Chinese Online Giant Alibaba Eyes New York Stock Exchange for IPO (Report)
The company, in which Yahoo holds a stake, had been in negotiations with the Hong Kong exchange but sees favorable terms for its founder in New York.
Chinese e-commerce giant, Alibaba, has stepped away from negotiations with the Hong Kong Stock Exchange for its much-anticipated IPO. The company is instead preparing for a listing in New York, according to unnamed sources cited by the Wall Street Journal.
The Alibaba IPO is expected to value the company at approximately $70 billion, making it the largest tech industry debut since Facebook’s troubled listing last year.
The company’s core business is e-commerce -- an area it dominates in China -- with its online marketplaces, Taobao and Tmall, roughly akin to the Chinese version of e-bay.
Over the past year the company has expanded its scope, taking an 18 percent stake in leading Chinese social media firm, Sina Weibo, and moving towards buying streaming video service PPTV with partner Hunan TV. The company paid $586 million for its slice of Sina Weibo and has the right to raise its stake to 30 percent at a later date. The PPTV deal still remains unconfirmed, but the most recent reports had Alibaba closing in on paying $400 million for the site.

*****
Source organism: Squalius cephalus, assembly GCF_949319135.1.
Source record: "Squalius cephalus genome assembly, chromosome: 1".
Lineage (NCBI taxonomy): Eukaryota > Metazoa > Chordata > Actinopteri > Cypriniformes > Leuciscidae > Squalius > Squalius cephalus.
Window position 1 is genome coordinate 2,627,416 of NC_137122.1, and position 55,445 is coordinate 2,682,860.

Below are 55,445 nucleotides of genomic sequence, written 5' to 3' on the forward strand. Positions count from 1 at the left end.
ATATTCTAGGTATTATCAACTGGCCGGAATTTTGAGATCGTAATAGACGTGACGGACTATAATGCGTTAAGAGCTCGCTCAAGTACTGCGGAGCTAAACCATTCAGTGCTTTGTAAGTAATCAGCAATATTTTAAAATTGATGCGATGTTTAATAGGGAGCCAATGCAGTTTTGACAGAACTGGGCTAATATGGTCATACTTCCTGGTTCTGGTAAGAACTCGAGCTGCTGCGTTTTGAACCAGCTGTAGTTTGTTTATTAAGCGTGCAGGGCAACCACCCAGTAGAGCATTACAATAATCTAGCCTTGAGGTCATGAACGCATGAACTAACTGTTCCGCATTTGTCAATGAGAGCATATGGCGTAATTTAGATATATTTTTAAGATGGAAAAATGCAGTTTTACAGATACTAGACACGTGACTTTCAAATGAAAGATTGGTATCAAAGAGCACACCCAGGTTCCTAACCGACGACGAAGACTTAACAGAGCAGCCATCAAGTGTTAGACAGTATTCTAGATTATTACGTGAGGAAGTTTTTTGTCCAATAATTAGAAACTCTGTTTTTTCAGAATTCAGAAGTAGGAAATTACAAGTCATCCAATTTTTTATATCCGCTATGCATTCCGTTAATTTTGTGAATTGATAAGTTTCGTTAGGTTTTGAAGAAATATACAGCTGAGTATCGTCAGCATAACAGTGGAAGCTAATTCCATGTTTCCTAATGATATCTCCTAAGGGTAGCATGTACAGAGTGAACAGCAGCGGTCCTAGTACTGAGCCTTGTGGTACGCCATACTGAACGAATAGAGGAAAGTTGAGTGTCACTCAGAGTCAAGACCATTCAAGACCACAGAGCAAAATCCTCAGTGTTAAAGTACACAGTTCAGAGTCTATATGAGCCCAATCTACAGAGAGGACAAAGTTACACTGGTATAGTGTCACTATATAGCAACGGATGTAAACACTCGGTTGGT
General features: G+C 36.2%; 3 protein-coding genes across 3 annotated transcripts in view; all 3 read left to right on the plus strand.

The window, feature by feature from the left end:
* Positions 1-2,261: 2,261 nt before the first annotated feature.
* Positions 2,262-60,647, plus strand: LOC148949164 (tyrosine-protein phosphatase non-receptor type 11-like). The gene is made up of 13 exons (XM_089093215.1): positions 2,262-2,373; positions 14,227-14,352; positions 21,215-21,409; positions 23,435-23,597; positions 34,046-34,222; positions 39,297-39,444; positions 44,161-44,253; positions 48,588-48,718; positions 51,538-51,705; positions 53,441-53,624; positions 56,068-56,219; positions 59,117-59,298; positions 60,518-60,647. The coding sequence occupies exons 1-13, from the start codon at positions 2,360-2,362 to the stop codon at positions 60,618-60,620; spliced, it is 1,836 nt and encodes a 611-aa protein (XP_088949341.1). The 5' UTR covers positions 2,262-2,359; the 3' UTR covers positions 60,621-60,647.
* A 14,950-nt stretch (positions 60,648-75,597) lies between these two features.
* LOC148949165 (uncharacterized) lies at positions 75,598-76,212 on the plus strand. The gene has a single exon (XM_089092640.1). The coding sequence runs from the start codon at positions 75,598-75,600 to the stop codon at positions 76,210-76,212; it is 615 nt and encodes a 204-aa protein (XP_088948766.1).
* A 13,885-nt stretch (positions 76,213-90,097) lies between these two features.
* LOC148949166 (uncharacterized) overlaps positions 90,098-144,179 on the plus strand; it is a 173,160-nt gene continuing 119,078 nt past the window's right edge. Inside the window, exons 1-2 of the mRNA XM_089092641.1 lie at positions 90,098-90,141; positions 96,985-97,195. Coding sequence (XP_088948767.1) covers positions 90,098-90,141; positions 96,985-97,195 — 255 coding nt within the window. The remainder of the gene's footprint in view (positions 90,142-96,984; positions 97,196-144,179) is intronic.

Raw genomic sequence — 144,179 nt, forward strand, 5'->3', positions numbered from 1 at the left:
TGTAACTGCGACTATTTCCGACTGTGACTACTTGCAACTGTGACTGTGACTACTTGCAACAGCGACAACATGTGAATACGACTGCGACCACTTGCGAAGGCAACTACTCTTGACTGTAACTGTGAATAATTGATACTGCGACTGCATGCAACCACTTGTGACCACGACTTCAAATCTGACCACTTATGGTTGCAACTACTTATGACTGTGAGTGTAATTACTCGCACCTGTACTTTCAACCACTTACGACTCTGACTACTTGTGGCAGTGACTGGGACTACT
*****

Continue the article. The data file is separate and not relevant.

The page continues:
Last May, Alibaba bought back roughly half of a 40 percent stake Yahoo was holding in the company. Yahoo’s remaining stake in Alibaba is viewed by analysts as one of its most valuable assets.
According to the Journal, Alibaba had been negotiating with the Hong Kong Stock exchange and local regulators to allow the company's billionaire founder, Jack Ma, and senior management to maintain control over the makeup of its board. The Hong Kong exchange doesn't allow a so-called “dual-class structure,” however, and the company pivoted towards New York, where that model is the one favored by U.S.-listed tech companies, such as Google and Facebook. In the dual-class system, a company issues two categories of stock with founders and senior management getting shares that give them greater voting power in shareholder votes.
According to the Journal’s sources, Alibaba has already contracted a U.S. law firm to work on the IPO in New York and will soon hire investment banks.
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